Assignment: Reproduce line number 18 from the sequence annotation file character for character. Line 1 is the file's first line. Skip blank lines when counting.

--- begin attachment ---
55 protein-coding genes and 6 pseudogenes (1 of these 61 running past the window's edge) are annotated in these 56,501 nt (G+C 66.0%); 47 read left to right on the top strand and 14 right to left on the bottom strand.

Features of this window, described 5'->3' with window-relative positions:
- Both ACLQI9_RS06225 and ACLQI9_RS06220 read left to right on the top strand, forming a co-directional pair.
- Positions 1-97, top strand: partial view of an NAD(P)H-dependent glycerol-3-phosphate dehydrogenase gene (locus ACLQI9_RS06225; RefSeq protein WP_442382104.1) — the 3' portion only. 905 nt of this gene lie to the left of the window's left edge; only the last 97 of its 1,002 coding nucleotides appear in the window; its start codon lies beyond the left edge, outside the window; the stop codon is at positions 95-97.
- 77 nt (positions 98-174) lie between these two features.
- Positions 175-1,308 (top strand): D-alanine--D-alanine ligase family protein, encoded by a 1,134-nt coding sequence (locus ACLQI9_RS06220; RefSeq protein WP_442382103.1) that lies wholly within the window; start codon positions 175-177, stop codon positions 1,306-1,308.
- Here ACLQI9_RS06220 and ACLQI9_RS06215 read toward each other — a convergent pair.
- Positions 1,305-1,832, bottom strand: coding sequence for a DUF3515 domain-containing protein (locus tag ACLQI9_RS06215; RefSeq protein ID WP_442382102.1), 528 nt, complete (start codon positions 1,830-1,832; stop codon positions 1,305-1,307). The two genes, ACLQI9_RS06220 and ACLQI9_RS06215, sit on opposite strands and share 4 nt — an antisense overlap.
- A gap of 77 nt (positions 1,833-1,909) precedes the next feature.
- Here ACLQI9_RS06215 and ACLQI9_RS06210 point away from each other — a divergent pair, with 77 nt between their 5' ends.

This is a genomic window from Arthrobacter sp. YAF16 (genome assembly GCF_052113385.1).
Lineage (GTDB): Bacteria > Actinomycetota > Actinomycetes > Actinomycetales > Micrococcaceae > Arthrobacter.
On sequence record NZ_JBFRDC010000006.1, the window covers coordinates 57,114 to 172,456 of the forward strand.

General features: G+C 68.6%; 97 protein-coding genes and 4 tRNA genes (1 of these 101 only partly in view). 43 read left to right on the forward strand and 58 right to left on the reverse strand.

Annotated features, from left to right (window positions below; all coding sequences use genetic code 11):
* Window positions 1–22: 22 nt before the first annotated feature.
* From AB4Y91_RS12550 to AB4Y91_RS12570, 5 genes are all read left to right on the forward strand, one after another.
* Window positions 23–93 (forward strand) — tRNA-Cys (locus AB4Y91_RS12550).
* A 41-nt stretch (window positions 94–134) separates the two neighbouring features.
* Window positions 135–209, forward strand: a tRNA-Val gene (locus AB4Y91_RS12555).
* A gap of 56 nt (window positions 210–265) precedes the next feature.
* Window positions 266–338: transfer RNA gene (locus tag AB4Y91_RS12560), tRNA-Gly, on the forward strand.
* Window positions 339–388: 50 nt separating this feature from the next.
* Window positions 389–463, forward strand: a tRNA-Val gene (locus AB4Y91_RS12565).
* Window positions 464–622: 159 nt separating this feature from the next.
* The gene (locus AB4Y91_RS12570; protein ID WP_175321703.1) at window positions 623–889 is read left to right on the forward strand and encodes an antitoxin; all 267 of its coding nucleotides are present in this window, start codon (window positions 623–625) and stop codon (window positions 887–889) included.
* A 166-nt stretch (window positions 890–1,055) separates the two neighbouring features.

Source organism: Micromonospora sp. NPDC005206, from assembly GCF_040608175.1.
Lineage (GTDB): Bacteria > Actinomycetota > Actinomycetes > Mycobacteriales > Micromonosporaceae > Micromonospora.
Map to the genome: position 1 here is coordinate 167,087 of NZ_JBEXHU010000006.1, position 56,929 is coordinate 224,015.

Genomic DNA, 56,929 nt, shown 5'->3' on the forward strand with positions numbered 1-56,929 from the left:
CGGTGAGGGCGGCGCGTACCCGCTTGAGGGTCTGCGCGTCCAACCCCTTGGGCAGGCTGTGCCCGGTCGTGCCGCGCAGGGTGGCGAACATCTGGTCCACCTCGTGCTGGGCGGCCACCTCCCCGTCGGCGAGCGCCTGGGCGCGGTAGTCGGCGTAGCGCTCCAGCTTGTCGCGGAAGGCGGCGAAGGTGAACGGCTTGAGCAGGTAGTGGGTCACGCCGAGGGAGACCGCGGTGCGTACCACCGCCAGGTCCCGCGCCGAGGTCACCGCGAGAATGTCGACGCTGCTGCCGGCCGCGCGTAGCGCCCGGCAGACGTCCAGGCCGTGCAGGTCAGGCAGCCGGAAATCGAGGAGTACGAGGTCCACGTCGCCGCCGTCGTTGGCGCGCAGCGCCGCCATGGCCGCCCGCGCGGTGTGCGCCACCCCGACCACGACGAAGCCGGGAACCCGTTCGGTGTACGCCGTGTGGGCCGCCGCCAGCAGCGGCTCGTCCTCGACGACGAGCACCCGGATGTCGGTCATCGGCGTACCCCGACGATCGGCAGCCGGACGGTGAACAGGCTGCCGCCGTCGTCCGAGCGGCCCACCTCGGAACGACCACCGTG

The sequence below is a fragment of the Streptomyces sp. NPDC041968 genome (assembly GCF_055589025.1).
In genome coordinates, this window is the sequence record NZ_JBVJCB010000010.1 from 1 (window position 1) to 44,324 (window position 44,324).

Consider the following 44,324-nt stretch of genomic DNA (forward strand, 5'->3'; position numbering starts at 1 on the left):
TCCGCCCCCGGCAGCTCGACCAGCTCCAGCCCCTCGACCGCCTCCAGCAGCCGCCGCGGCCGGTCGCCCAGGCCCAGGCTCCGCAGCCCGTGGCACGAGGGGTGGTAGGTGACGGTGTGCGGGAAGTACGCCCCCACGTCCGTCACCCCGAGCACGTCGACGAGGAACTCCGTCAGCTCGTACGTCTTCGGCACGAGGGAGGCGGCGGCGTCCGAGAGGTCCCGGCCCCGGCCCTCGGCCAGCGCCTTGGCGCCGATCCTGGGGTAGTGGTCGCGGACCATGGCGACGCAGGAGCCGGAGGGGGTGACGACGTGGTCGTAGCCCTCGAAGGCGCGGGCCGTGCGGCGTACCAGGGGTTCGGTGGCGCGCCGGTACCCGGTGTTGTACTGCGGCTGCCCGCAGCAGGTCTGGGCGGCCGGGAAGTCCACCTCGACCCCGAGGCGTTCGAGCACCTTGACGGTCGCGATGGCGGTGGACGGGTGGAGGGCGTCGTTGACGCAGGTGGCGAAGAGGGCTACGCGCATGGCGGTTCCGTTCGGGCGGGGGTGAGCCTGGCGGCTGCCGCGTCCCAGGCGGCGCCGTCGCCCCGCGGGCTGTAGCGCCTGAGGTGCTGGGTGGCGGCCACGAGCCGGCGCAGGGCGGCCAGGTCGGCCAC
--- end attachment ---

* Window positions 23–93 (forward strand) — tRNA-Cys (locus AB4Y91_RS12550).